True. Well, really it’s that I want to eat chocolate, but ice cream works, too.
4. Read more. I went from an being avid reader to reading nearly nothing by the time I discovered that gluten was a big problem for me in 2012. Brain fog was a bitch and it was disheartening to go from ripping through a book or three every month to not being able to finish a book in a year. Since being gluten-free, I’m reading again, and a lot – just not as much as I’d like. Also, once again, I’m retaining what I read.
5. Write more. This is something that requires a little help from Mr. Muse. We both work full-time and setting aside time for writing often gets pushed to the side in lieu of things like house cleaning, working out, or being so tired that all I want to do is veg out on the couch and watch marathon runs of episodes of The Simpsons on FXX. Basically Mr. Muse will have permission to
nag say to me, “Did you write today? Did you plan on writing today? Did you at least think about writing today?”
6. Make more memories with friends and family. I saw this article about ways to catch up with friends, and as much as I enjoy going out to dinner (and drinks… again, see #1), dinners out don’t typically stick with me for memory-making. Dinners AT people’s houses do. Camping trips do. Kayaking down rivers do. So this year, after a suggestion from me, I think all the friends are committing to making memories by having more experiences.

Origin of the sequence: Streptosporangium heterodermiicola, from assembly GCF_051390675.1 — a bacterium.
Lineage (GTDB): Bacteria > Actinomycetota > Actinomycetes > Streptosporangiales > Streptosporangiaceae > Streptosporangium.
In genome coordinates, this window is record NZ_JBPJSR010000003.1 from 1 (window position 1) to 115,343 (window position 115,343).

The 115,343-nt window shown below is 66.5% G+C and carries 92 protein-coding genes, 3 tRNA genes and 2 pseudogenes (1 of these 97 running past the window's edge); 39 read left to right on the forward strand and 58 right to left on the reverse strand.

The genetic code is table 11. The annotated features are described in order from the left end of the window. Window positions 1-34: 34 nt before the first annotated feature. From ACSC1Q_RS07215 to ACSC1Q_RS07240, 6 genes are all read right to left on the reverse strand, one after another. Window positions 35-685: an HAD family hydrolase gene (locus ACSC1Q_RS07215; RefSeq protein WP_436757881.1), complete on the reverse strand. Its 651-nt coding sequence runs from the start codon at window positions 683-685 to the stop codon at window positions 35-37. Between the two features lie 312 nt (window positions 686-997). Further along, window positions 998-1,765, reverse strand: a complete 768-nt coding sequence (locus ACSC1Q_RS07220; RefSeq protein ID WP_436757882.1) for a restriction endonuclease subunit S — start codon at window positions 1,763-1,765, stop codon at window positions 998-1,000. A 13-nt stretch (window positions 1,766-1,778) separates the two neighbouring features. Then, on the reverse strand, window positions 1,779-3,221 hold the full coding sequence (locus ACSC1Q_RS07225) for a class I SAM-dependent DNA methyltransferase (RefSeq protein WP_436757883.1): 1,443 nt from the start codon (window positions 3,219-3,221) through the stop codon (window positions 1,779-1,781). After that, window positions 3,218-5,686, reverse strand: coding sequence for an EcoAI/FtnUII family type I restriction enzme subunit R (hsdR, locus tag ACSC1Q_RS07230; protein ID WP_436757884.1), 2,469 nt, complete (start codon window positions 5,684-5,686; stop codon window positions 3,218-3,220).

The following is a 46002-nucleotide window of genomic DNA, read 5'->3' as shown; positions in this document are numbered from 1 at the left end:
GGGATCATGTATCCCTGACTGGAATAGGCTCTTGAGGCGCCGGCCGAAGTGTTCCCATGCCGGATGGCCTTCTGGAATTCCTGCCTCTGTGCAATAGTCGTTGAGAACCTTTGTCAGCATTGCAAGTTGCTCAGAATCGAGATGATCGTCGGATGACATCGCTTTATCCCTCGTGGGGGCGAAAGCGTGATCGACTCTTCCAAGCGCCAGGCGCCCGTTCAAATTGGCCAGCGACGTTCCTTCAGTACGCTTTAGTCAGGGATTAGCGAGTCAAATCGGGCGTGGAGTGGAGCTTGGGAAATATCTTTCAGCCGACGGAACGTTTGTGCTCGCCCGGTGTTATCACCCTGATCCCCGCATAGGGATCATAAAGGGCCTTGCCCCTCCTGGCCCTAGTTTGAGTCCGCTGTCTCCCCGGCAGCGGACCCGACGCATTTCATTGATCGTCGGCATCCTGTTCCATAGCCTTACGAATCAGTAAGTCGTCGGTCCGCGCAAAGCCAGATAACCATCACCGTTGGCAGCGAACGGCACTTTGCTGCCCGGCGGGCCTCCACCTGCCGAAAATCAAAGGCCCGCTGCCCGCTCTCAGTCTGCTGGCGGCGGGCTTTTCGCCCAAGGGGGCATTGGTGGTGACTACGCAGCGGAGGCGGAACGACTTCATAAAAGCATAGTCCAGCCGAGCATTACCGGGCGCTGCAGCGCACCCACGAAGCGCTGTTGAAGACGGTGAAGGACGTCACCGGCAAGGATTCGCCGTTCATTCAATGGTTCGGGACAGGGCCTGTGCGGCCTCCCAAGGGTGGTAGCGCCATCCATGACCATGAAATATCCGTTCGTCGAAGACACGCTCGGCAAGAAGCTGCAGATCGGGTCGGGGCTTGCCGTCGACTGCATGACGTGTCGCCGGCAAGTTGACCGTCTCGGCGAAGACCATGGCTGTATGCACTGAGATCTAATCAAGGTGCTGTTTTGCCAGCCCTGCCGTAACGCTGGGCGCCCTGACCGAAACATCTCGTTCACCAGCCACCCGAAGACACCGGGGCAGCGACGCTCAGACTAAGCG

7. Take more photos AND print them off. When I was a kid, I would grab the photo albums from the book shelf and flip through the pages, wondering. There were photos of my dad in bootcamp and Vietnam. There were photos of my mom as a 16-year old with her first horse. There were photos of my grandpa with his polka band and my grandma competitively dancing. I, and most other people my age, are guilty of taking photo-after-photo on our smart phones and they never see the light of day. For me, that needs to change. Also, I noticed that I don’t have any photos of Mr. Muse and me from 2015. I want to be able to waltz down memory lane in a year from now, or 40.
8. Make our cat, Alex, as comfortable as I can as his aging body shuts down. He’ll be 18 in May 2016 – if he makes it that long. His kidneys are failing. We’re pretty sure he went deaf shortly before Thanksgiving. And now, I’ve noticed that when he goes to sit, he doesn’t “quite” sit. He hovers, then he decides to lay down. I watch him closely, looking for the sign(s) that it’s time to say our goodbyes, that he no longer seeks out attention, that he no longer chases his compatriot, Rupunzel. That he no longer will tolerate me administering fluids every 2 or 3 days. That the spark has left his eyes. As I write this, he’s still got the spark, but I’m resigned to the fact that in 2016, it will go out more than likely.
So, for 2016, those are my plans. The big plans anyway. There are still the honey bees, gardening, modeling, traveling, etc., but my 40th birthday isn’t too far away and I think it’s about time I really work towards those things that I really want to be doing more.
What are your plans for 2016?
(NOTE: This post was supposed to publish at 5 AM today. Apparently WordPress wasn’t up for the task on the 1st day of the year. I, however, was successful last night and hangover free today.)